Jesus, Was He A Revolutionary  Essay

Length: 7 pages Sources: 8 Subject: Mythology - Religion Type: Essay Paper: #37512888 Related Topics: Last Supper, Counterculture, Revolutionary War, Theology
Excerpt from Essay :

¶ … Oscar Cullmann, Nolan, and Genezio Boff. Oscar Cullmann can be described as a Christian theologian within the Lutheran tradition. His most notable work involved the ecumenical movement. He was in part accountable for the formation of dialogue between the Roman Catholic and Lutheran traditions.

Nolan was born in the city of Cape Town, South Africa. He is of English descent and is a fourth-generation South African. Influenced by Thomas Merton, Nolan became fascinated to the idea of spiritual life. Ultimately, Nolan joined the Dominican Order by 1954, studying in Rome and South Africa eventually receiving a doctorate.

Born with the name Genezio Darci Boff, Boff hails from Concordia, Santa Catarina. Boff entered the Franciscan Order by 1959 being ordained as a Catholic priest by 1964. He spent subsequent years studying to earn a doctorate in philosophy and theology at the University of Munich, in 1970. His doctoral thesis studied measures the Church can be considered a sign of the divine and the sacred in the secular world and within the process of deliverance of the oppressed. Boff has since published the thesis into a book published in German, titled Die Kirche als Sakrament im Horizont der Welterfahrung. He became one of the most well-known supporters of the movement known as the early Liberation theologians. He was there during the first echoes that sought to express indignation against desolation and relegation with promissory dialog of the faith, that led to Liberation theology.


Within the latest quests for the mysterious and historical Jesus, one significant debate focuses on the level to which people characterize Jesus as a revolutionary. The West seems to relate this focus on the counterculture movements witnessed in the 60's. While this may cause of the recent debate other influences come from developing-country liberation theologies. Essentially those theologies explain that in order to access the historical Jesus, one must first unlock the door with a political key.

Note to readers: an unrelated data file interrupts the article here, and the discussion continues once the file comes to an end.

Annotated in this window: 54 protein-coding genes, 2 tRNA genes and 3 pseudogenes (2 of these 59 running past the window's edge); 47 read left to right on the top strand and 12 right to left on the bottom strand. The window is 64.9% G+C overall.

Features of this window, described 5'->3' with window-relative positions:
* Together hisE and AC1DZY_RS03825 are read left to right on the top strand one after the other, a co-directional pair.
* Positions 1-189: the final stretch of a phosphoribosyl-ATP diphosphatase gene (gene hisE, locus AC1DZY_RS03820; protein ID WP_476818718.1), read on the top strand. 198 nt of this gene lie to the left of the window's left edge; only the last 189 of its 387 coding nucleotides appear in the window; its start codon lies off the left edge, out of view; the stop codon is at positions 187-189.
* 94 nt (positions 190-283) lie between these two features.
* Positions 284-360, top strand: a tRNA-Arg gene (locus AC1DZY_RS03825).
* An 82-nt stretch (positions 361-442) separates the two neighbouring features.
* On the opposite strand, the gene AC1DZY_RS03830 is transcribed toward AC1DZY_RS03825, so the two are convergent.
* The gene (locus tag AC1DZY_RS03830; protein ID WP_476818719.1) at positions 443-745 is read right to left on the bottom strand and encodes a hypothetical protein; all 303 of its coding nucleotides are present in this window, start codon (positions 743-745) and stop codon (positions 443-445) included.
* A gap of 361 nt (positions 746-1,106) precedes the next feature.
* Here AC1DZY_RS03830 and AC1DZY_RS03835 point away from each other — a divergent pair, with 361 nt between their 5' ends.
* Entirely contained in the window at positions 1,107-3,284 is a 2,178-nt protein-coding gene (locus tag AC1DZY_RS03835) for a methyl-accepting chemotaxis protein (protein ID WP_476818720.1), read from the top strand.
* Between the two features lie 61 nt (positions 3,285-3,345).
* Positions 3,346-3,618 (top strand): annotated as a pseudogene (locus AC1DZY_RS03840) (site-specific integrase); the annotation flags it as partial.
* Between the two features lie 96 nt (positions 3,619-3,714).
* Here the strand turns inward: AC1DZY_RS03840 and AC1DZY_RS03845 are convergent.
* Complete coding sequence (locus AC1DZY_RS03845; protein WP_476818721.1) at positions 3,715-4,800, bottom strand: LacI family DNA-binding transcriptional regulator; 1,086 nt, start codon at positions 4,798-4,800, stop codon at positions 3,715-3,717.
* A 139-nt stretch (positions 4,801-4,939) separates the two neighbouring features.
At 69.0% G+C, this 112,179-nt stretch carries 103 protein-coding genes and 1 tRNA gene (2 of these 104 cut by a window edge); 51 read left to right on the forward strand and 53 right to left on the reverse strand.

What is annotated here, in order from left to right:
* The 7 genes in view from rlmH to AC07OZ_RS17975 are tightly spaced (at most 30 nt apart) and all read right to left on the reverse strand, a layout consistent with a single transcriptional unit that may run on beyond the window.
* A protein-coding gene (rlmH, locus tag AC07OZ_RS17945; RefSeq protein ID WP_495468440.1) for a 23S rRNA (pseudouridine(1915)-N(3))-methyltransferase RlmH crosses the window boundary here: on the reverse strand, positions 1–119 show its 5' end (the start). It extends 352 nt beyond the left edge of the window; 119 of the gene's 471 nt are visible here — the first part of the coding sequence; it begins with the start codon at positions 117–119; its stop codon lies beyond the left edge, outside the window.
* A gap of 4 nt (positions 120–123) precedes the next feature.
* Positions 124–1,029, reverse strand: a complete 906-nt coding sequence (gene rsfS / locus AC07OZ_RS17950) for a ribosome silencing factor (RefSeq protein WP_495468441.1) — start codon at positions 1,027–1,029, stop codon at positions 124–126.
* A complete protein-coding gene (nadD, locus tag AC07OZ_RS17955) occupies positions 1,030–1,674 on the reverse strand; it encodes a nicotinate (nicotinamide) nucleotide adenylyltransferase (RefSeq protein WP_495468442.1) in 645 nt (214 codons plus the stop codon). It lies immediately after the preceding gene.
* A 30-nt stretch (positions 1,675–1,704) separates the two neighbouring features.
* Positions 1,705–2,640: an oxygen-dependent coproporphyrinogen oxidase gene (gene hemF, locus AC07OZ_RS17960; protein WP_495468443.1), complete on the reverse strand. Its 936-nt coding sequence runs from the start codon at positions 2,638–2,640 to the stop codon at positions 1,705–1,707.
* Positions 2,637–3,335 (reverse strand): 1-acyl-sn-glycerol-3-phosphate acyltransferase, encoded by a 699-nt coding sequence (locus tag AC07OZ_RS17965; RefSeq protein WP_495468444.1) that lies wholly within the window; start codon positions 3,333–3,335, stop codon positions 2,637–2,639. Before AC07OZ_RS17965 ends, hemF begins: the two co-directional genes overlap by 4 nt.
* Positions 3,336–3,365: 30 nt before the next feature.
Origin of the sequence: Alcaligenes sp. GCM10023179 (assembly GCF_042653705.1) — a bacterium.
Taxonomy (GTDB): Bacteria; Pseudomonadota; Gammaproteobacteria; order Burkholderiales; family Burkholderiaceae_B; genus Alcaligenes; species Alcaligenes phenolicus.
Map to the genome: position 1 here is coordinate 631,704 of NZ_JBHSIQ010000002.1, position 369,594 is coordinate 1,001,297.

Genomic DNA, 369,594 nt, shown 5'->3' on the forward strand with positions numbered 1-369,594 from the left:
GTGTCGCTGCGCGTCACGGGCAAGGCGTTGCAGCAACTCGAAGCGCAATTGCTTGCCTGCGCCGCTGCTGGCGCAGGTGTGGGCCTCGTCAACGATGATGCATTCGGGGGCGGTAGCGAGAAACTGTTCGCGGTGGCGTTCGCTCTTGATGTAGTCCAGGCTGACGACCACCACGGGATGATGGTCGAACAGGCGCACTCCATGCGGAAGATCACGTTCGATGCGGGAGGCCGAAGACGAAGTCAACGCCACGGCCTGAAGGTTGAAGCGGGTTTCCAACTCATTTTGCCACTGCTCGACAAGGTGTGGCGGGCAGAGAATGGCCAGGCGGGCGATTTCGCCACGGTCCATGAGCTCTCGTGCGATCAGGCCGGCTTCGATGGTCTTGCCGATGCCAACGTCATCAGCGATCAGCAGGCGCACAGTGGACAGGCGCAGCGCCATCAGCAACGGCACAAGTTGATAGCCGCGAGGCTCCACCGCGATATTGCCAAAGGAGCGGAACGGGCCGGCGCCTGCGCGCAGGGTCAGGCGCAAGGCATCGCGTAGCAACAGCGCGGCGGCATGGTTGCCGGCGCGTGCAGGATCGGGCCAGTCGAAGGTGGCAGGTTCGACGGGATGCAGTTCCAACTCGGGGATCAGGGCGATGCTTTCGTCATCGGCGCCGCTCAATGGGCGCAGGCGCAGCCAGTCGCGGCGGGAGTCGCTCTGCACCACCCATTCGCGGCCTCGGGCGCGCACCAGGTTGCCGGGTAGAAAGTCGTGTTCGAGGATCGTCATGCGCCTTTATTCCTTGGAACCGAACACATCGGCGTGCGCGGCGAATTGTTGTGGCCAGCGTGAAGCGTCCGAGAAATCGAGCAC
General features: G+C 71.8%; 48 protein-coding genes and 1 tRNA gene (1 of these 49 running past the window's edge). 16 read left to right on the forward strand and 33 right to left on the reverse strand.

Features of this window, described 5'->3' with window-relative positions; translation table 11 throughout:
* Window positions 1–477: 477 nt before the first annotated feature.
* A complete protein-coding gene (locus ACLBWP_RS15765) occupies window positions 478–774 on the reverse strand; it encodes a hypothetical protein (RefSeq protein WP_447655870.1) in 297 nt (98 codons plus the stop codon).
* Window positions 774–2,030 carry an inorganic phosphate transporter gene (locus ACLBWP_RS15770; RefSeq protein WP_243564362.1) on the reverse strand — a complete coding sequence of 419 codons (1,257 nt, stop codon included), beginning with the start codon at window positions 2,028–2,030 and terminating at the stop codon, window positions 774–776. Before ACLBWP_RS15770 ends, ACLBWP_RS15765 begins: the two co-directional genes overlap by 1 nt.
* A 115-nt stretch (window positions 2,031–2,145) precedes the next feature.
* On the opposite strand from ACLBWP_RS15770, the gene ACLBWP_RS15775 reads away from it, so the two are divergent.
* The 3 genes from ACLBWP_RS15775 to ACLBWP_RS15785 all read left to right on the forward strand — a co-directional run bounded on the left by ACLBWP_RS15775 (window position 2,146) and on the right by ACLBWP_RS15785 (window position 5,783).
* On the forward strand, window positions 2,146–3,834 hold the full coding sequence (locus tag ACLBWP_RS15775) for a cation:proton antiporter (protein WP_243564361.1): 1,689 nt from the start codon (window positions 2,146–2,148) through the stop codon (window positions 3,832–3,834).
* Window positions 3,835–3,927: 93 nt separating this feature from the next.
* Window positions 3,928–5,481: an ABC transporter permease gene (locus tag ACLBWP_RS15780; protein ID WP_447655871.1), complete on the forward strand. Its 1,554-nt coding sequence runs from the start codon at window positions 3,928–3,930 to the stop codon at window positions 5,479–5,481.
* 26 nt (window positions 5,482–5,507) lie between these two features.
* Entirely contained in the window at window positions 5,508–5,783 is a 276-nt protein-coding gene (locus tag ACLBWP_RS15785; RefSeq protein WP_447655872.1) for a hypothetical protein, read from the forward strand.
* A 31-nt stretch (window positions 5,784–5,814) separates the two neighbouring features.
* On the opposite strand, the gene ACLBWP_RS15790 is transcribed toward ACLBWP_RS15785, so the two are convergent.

In order to see what perhaps the truth behind Jesus and His actions was written in Scripture is to ask questions of what Jesus Christ thought of Himself because hermeneutical attempts to resurrect the ideas and life of Jesus are not enough to surmise about Him. Therefore, it becomes important to examine Jesus' self-understanding, as it becomes the epicenter in His contact with first-century Jewish revolutionaries. Authors like those that O. Cullmann, Boff and Nolan have provided significant contributions in the last two decades on such investigation.


In fact, the influence of Brandon's study had effects that lasted well into the 1980's with Brandon serving as the catalyst for modern discussion of Jesus as a revolutionary. This is because Brandon saw Jesus in fundamental agreement with the revolutionaries' objects as well as perhaps even with their strategies and approaches. To make a case for if Jesus was a revolutionary, it is important to examine first the company He kept. His twelve disciples had nicknames and names that when translated appeared revolutionary in meaning.

A good example of this is the phrase Ioudas ho Iskariotes which roughly translates to "Judas who was one of the sicarii" or Simon bar Jona which translates to "Simon the anarchist." "Son of Thunder" (Mark 3:17) was taken as meaning that these men favored military action when discussing and handling matters with Romans. If one looks at Luke 22:49-50, one see some of the context may provide plausible conjecture. Lastly, the most significant conjecture remains in Luke 6:15 with the phrase Simon the zelotes, which may mean "Simon the Revolutionary." This however, is not enough evidence (linguistic evidence does not carry over to certainty) that even Simon was indeed a revolutionary who was against Roman rule.

Switching from Simon and moving onto a more promising pathway of examination into Jesus as a revolutionary is to investigate the one miracle periscope in which all four Gospel writers have a role in meaning the period of the Galilean ministry or "the feeding of the 5,000." "The feeding of the five thousand" or "the feeding of the four thousand" as preserved my Mark, was a story preserved because it was deeply entrenched in the tradition. Because of this, the basic authenticity of the story's core is that it cannot fit into the average form-critical categories. Moreover, many believe as seen in Mark 6:37 that the story has basis from eye witness tradition.